re: Developer burnout is real VIEW POST

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re: Hey, I'm in a situation where I have work to do a lot of work for school (and just be there like, average 7 hours a day, 6 days a week - which is...
 

Hey! Sounds like a bit of a struggle. One of the signs of burnout is definitely feeling less joy in the things that you used to enjoy.

You seem to have a lot to do in your life. My question is - what do you do to recover the energy you expend? How is your rest and sleep? Do you do things like exercise, nap, meditate, journal... or is it all work, all the time?

No matter how much we'd like to believe otherwise, we've got a finite capacity for doing stuff. Burnout is quite literal - we burn out all the available energy. The fix is generally a balancing act - taking stuff out of the equation for a while in order to recover.

 

First of all huge thanks for the reply!

To answer your question, yes I do have free time. Usually I go skating or just meet with some friends, but really I do get (quite a lot actually) of work-out, keeping the rest of my sanity this way :D.

That's usually how I end up not having time or energy to do work. It's just a hobby for me at the moment, so I don't have any responsibilities connected to it (no additional 'motivators'). However after about a week of break, I find it really hard to just get back to work. That's when I'm really beating myself up with the negative thoughts, and the imposer syndrome, I assume I have, isn't particularly helpful.

Is it normal, that I find it hard to just get back to a project after a break? When I'm finally done with the school work for a moment, and I had some rest?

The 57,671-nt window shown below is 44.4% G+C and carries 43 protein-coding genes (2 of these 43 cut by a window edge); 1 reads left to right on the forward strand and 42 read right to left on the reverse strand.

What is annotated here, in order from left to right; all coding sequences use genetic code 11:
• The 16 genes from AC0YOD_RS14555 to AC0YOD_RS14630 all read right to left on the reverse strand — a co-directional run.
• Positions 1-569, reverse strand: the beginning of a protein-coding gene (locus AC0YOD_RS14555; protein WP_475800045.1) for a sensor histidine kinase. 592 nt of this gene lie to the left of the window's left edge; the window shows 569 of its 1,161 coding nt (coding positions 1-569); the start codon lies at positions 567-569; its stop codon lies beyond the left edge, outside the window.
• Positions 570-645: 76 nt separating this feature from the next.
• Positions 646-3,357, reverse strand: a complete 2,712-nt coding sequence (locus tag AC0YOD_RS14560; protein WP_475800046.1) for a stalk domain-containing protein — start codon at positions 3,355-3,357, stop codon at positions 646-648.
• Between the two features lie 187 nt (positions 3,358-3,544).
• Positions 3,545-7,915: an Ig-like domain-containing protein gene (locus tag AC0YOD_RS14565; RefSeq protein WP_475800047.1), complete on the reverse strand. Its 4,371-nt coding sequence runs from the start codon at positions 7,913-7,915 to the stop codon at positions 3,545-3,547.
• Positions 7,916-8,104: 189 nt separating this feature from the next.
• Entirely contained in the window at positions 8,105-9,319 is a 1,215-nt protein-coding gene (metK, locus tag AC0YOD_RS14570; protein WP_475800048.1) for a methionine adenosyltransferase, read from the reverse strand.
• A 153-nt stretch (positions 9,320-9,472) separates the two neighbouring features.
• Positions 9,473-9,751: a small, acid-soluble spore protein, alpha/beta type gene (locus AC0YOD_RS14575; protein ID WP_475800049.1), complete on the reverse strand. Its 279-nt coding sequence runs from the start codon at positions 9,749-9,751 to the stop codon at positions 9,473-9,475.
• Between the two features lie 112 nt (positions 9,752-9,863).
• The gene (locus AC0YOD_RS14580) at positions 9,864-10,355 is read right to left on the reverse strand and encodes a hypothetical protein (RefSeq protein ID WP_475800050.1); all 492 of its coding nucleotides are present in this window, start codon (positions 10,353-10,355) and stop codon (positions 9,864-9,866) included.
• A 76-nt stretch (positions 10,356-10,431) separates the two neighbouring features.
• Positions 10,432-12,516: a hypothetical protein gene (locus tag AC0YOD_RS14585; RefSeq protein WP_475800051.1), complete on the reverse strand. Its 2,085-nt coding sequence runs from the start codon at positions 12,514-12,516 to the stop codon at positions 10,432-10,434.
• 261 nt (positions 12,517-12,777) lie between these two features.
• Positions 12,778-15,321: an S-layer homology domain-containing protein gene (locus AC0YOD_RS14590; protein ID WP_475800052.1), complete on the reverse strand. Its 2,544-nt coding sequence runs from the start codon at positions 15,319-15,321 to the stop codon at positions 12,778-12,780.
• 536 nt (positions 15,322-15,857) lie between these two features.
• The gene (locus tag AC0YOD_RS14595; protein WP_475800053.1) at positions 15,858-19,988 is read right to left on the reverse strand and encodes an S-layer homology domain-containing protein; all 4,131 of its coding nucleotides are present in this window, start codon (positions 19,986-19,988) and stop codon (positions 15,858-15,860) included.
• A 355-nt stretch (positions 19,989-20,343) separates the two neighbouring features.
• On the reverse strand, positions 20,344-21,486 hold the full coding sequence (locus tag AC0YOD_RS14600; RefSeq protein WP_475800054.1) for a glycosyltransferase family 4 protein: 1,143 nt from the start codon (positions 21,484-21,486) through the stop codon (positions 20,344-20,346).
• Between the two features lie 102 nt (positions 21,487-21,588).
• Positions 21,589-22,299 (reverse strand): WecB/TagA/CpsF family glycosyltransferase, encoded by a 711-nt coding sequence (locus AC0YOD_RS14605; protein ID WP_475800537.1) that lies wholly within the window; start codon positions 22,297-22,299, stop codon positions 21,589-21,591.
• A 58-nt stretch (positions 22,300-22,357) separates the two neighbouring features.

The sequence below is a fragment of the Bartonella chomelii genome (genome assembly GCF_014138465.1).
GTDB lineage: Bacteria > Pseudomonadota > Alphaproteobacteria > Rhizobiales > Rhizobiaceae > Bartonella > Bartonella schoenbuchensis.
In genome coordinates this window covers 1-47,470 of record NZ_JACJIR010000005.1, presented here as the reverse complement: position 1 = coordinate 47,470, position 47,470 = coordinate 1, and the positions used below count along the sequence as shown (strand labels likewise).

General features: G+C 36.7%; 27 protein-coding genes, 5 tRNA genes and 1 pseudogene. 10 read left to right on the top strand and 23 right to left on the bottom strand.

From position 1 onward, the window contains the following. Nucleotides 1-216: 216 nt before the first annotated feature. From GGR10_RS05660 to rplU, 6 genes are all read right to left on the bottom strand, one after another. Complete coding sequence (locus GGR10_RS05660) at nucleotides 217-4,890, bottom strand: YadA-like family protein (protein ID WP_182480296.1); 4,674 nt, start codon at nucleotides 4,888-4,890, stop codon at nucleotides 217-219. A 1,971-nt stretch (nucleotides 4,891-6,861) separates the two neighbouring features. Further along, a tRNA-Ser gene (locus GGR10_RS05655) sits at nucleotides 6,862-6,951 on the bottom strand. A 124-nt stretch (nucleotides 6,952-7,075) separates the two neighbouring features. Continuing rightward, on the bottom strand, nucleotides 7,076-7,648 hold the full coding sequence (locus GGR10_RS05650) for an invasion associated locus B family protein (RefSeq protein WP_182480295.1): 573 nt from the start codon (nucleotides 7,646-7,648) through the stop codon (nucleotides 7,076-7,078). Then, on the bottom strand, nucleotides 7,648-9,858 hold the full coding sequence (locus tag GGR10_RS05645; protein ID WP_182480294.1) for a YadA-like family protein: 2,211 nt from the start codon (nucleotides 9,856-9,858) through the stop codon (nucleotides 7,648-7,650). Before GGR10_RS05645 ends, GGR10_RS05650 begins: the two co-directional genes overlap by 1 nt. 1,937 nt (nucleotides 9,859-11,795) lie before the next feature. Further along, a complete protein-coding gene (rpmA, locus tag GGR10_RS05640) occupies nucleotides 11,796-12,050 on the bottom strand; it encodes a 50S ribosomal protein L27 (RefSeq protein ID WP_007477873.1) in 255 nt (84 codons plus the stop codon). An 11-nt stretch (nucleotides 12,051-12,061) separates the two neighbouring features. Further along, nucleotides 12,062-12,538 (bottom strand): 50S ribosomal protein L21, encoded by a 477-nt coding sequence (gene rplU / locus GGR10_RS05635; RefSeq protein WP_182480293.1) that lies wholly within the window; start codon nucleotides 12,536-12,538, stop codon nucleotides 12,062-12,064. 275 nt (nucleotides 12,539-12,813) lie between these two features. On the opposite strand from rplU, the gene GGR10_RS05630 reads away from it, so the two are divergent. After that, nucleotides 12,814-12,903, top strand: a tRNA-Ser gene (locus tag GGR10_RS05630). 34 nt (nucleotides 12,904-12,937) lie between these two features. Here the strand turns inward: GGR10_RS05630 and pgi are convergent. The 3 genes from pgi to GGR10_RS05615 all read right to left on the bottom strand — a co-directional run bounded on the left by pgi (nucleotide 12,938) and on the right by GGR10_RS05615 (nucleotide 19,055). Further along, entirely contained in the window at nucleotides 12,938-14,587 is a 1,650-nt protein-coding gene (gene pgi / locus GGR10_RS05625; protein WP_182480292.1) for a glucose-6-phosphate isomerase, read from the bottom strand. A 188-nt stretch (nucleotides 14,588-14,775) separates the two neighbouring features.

Later this year I'll have a chance to experience full-time work for 2 months. I really hope It'll clear my doubts.

No problems, I'm here to help!

Firstly let me answer your specific question - yes, it's normal to struggle when getting back into coding, whether you are burnt out or not. It's an essential part of the flow cycle - I experience it myself. Humans have what's known as "working memory" which is where you store your active task. Part of the job of coding involves populating that working memory with a model of the system and problem at hand. Naturally when you step away from a problem for a while your working memory gets filled with something else, and it can take a while to put the problem back in there.

That said, if that's something persistent, it's either a question of motivation or energy. It sounds like you're managing your energy well. So perhaps it's motivation. There's a sweet spot between skill and challenge that you need to hit to find your most productive flow. You can read my thoughts on that here:

Perhaps you can work on adjusting both? Make something that you really care about, something that would actually make your life better if it existed.

Your working life will alternate between these states so expect it. Some weeks code flows from the fingertips, others it doesn't. If it persists for a long time then it's time to consider whether you're burnt out. Perhaps, and if so, I can definitely help!

Check out the rest of my writing at codingmindfully.com, there's plenty out there about this.

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